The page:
5 Steps To Successfully Evaluate All Client Projects And Make Clients Happier

I firmly believe that there is something to be learnt from every new project that you complete. It is incredibly easy to just briefly think about something you want to change in the process, never to write it down or remember it again. At the same time, it is easy to just slavishly move through project after project in the same way without a thought to potential improvements. Here I want to give you five steps that you can take to successfully evaluate all client projects and elevate yourself.

Projects start before the contract is signed. Don’t limit your thinking to just the project itself but broaden yourself to include the project proposal and estimate phase. Don’t wait to evaluate this until the project is completed. Immediately after signing a deal, go through the steps here. If a client is slightly unhappy with the proposal experience, why not take the opportunity and change it for the rest of the project which is likely to be a longer period of time anyway.

1.Don’t Wait. Do It Now!

Procrastination just has to be side-stepped. There is no reason to wait with the evaluation and block of a time every month when you sit down and do evaluations. This is dangerous. Waiting with evaluations ultimately results in less than ideal conclusions because you have forgotten much about the experience. Right after the project is completed or after a proposal is accepted, start doing your evaluation.

Keep a file together with the projects (in the business world this is called a delta file) which you can open at any time and quickly jot down a note about something that didn’t go well or that you want to change in the future. Not only will this improve your business in the future, but it will help you right now to remember it until later. Do it not and don’t wait. You will forget, I promise.

By being attentive you have an extra benefit to gain. Clients will be impressed by the fact that you constantly evaluate yourself and do it quickly and swiftly. Not only will you provide a better service in itself but being impressive in the way you do business never hurts.

2. Don’t Make a Fuss About It

Please don’t turn your evaluations into a selling-point by proudly pointing out how attentive you are and that you constantly try to improve and evaluate the project and proposal processes. Even though you might think that this is positive, it is not. By making a fuss out of something that clients will think of as obvious you end up looking like a fool.

Additionally, by making a fuss out of it you shift the focus from the result of the evaluation to the evaluations themselves which just sends the wrong signals. Plus, it makes it seem like another big task that needs to be completed.

3. Think Like Your Client

Much of the evaluation can be done by trying to put yourself in your client’s position. Questions like: How would I have reacted to this email? Would I have understood the meaning of this if I didn’t do this for a living? are good questions to start with. Not only do these provide you with an excellent base for evaluating yourself you can improve instantly by asking such questions before communicating with a client.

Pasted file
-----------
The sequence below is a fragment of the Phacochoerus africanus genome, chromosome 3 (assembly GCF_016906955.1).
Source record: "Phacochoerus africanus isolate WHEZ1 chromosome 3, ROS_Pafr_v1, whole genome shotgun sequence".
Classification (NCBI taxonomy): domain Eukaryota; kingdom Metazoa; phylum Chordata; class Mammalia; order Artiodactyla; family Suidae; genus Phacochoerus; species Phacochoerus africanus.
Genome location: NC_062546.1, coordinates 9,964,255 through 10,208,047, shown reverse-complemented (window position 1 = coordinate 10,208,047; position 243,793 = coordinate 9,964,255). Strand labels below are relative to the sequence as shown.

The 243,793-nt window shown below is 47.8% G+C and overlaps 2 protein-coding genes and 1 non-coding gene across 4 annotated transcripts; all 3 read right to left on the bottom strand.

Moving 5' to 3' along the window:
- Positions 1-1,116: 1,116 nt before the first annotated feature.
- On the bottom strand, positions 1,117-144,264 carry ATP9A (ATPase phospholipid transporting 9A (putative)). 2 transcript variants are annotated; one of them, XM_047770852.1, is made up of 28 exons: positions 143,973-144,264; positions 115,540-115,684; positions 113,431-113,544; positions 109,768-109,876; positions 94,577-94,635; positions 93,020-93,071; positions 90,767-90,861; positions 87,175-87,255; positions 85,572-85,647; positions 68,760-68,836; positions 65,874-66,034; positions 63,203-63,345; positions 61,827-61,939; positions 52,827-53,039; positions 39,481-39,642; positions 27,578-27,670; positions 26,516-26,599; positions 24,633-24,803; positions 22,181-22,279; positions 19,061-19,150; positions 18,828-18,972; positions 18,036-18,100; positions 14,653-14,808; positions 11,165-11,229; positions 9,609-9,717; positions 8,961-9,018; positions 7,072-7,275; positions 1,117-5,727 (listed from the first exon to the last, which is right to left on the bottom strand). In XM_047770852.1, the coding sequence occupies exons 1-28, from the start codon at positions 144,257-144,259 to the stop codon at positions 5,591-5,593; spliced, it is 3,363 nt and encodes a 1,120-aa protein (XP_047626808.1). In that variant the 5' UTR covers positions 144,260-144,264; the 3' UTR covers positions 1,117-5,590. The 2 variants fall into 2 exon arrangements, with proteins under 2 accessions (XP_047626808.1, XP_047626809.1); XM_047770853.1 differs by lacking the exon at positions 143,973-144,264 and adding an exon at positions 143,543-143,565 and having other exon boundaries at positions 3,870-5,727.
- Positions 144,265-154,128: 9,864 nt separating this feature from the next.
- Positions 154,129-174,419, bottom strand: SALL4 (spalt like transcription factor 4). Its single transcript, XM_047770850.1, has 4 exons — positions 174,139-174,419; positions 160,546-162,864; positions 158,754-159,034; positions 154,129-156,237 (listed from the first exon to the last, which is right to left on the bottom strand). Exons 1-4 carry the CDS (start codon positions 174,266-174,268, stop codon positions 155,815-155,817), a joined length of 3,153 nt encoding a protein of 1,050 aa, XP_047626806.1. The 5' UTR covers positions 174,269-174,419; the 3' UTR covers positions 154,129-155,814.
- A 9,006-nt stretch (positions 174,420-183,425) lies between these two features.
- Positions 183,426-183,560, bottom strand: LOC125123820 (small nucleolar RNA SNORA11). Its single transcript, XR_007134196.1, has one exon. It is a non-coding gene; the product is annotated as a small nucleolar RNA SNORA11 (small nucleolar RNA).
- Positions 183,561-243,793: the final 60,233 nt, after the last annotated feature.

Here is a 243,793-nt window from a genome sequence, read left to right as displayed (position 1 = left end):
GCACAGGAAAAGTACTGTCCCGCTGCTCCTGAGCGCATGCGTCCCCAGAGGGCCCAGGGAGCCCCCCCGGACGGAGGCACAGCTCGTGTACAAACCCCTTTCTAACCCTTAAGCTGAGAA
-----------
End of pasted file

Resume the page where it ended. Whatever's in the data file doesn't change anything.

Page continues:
Be wary of assuming too much. Just do the basics of communication. Don’t try to ask yourself: “How would I have liked this design?”. You will just end up with a headache and a result that isn’t particularly helpful to you.

4. Don’t Be Afraid To Ask

When you have tried to think like your client, which I advise you do first, ask them. As before, don’t make a big fuss about it. Just ask them a few questions about the project. Make it easy for them. Keep the questions themselves short and try to craft them for a short answer. You don’t want to bother your client with a lot of questions that have very open ended answers. Your client will be impressed that you do ask them about their opinion but don’t abuse their time. The keywords are few, short, targeted with short answers.

5. Collect, Summarize, Review and Improve

Finally, continuously collect the material as a base for your review into a folder or file and then at the end of a project (or proposal) summarize the material you have. By no means should this be long. Again, keeping it short will help yourself. A summary could consist of a few paragraphs just highlighting some improvements that you and your client has put forward.

Once you have a summary, review it and think about how an issue can be addressed and the problem solved. When you do this, clearly write down a short goal for yourself in proper delta file that you review at least every week. This way you don’t forget what you need to do to improve.


You have much to gain from evaluating your projects and proposals as an ongoing process. Not only will it impress your customers but it will help you grow as a person and business by offering a better service. In turn, offering a better service means that you will sign more deals and can end up charging more for the same work, simply because you are better.